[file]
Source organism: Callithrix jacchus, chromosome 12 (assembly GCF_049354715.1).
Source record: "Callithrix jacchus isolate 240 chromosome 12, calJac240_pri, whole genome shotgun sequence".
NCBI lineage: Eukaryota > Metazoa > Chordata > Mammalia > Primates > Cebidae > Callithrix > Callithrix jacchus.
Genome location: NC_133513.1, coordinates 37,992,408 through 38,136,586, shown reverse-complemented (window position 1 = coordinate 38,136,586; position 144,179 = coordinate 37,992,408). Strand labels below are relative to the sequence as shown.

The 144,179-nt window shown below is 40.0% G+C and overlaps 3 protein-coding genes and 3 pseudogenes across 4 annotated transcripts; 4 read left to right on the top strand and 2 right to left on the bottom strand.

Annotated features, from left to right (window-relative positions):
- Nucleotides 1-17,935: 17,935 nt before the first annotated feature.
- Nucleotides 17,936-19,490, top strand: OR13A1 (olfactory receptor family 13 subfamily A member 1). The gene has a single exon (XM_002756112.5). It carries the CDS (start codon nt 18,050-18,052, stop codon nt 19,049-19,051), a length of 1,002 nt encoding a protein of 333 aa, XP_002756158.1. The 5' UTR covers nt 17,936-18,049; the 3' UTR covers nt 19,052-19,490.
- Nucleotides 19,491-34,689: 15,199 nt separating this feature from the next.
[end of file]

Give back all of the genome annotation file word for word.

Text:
Source organism: Callithrix jacchus, chromosome 12 (assembly GCF_049354715.1).
Source record: "Callithrix jacchus isolate 240 chromosome 12, calJac240_pri, whole genome shotgun sequence".
NCBI lineage: Eukaryota > Metazoa > Chordata > Mammalia > Primates > Cebidae > Callithrix > Callithrix jacchus.
Genome location: NC_133513.1, coordinates 37,992,408 through 38,136,586, shown reverse-complemented (window position 1 = coordinate 38,136,586; position 144,179 = coordinate 37,992,408). Strand labels below are relative to the sequence as shown.

The 144,179-nt window shown below is 40.0% G+C and overlaps 3 protein-coding genes and 3 pseudogenes across 4 annotated transcripts; 4 read left to right on the top strand and 2 right to left on the bottom strand.

Annotated features, from left to right (window-relative positions):
- Nucleotides 1-17,935: 17,935 nt before the first annotated feature.
- Nucleotides 17,936-19,490, top strand: OR13A1 (olfactory receptor family 13 subfamily A member 1). The gene has a single exon (XM_002756112.5). It carries the CDS (start codon nt 18,050-18,052, stop codon nt 19,049-19,051), a length of 1,002 nt encoding a protein of 333 aa, XP_002756158.1. The 5' UTR covers nt 17,936-18,049; the 3' UTR covers nt 19,052-19,490.
- Nucleotides 19,491-34,689: 15,199 nt separating this feature from the next.